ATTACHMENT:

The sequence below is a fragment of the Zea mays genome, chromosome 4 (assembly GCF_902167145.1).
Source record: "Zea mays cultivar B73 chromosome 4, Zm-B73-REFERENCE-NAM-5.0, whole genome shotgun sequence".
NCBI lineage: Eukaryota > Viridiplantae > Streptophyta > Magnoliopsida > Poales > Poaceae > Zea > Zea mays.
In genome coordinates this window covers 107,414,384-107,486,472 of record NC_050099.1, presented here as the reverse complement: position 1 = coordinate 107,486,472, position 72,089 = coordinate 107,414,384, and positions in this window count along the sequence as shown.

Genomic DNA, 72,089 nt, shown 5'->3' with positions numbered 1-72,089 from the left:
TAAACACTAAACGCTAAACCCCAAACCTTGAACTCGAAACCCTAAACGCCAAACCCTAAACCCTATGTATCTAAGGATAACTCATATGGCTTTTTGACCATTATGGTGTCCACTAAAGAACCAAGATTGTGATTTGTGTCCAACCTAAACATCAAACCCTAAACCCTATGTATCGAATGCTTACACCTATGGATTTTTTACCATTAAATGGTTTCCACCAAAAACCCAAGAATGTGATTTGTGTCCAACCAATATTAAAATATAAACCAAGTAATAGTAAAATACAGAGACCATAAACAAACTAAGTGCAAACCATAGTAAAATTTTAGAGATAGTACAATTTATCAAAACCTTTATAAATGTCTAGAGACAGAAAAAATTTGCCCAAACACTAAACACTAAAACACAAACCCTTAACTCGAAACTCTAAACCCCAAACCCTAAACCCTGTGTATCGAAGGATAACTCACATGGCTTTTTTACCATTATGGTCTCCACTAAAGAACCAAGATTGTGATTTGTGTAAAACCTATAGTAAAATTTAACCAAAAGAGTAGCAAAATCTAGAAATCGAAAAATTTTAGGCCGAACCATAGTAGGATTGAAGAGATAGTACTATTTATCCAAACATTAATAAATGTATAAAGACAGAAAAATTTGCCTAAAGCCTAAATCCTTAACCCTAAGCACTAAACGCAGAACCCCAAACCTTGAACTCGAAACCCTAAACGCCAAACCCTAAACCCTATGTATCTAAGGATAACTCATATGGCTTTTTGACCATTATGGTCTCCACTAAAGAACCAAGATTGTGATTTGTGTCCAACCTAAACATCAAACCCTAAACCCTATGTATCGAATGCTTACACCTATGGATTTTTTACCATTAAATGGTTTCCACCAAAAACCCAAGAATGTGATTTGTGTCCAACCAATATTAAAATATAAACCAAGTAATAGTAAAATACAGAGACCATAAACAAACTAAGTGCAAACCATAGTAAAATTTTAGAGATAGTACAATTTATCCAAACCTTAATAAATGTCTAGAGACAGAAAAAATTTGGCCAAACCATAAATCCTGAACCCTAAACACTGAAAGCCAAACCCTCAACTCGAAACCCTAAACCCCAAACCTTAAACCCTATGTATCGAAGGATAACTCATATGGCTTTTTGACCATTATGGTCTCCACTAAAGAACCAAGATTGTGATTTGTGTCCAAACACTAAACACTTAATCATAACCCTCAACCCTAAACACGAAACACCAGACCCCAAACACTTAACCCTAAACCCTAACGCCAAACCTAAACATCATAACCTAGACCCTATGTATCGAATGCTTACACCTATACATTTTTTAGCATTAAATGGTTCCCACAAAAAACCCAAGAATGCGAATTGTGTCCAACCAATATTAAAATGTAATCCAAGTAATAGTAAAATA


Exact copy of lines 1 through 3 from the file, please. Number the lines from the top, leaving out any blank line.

The sequence below is a fragment of the Zea mays genome, chromosome 4 (assembly GCF_902167145.1).
Source record: "Zea mays cultivar B73 chromosome 4, Zm-B73-REFERENCE-NAM-5.0, whole genome shotgun sequence".
NCBI lineage: Eukaryota > Viridiplantae > Streptophyta > Magnoliopsida > Poales > Poaceae > Zea > Zea mays.